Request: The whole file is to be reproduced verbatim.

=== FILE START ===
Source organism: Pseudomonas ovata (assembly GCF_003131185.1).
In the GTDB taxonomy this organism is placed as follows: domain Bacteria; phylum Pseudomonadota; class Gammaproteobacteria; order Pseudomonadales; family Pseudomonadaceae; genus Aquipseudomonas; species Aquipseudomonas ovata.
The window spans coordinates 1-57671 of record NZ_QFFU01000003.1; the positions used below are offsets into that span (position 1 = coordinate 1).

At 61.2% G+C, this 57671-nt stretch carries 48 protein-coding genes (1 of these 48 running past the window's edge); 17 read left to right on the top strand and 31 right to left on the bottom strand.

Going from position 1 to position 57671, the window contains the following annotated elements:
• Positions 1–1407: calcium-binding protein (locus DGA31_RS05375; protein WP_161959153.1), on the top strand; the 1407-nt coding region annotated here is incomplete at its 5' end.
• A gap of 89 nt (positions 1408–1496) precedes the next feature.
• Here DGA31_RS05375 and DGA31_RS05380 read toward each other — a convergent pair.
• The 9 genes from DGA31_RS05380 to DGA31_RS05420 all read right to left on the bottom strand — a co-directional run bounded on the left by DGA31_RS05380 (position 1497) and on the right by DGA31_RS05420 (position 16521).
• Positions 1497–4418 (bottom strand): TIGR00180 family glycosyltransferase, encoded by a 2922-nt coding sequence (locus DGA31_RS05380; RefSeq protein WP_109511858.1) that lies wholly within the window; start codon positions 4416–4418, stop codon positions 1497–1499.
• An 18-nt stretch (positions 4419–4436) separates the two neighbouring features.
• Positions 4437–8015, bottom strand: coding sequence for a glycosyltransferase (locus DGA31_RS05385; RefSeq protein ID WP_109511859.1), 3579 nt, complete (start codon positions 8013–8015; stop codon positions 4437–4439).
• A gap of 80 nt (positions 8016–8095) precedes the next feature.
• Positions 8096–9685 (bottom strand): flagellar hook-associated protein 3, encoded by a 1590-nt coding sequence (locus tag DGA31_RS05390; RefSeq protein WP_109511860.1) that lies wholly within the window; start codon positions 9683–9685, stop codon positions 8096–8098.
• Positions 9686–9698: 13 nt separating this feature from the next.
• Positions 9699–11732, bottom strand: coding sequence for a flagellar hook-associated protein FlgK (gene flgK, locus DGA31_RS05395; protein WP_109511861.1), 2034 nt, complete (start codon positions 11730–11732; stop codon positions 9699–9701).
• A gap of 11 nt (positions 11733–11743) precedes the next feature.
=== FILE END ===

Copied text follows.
Source organism: Pseudomonas ovata (assembly GCF_003131185.1).
In the GTDB taxonomy this organism is placed as follows: domain Bacteria; phylum Pseudomonadota; class Gammaproteobacteria; order Pseudomonadales; family Pseudomonadaceae; genus Aquipseudomonas; species Aquipseudomonas ovata.
The window spans coordinates 1-57671 of record NZ_QFFU01000003.1; the positions used below are offsets into that span (position 1 = coordinate 1).

At 61.2% G+C, this 57671-nt stretch carries 48 protein-coding genes (1 of these 48 running past the window's edge); 17 read left to right on the top strand and 31 right to left on the bottom strand.

Going from position 1 to position 57671, the window contains the following annotated elements:
• Positions 1–1407: calcium-binding protein (locus DGA31_RS05375; protein WP_161959153.1), on the top strand; the 1407-nt coding region annotated here is incomplete at its 5' end.
• A gap of 89 nt (positions 1408–1496) precedes the next feature.
• Here DGA31_RS05375 and DGA31_RS05380 read toward each other — a convergent pair.
• The 9 genes from DGA31_RS05380 to DGA31_RS05420 all read right to left on the bottom strand — a co-directional run bounded on the left by DGA31_RS05380 (position 1497) and on the right by DGA31_RS05420 (position 16521).
• Positions 1497–4418 (bottom strand): TIGR00180 family glycosyltransferase, encoded by a 2922-nt coding sequence (locus DGA31_RS05380; RefSeq protein WP_109511858.1) that lies wholly within the window; start codon positions 4416–4418, stop codon positions 1497–1499.
• An 18-nt stretch (positions 4419–4436) separates the two neighbouring features.
• Positions 4437–8015, bottom strand: coding sequence for a glycosyltransferase (locus DGA31_RS05385; RefSeq protein ID WP_109511859.1), 3579 nt, complete (start codon positions 8013–8015; stop codon positions 4437–4439).
• A gap of 80 nt (positions 8016–8095) precedes the next feature.
• Positions 8096–9685 (bottom strand): flagellar hook-associated protein 3, encoded by a 1590-nt coding sequence (locus tag DGA31_RS05390; RefSeq protein WP_109511860.1) that lies wholly within the window; start codon positions 9683–9685, stop codon positions 8096–8098.
• Positions 9686–9698: 13 nt separating this feature from the next.
• Positions 9699–11732, bottom strand: coding sequence for a flagellar hook-associated protein FlgK (gene flgK, locus DGA31_RS05395; protein WP_109511861.1), 2034 nt, complete (start codon positions 11730–11732; stop codon positions 9699–9701).
• A gap of 11 nt (positions 11733–11743) precedes the next feature.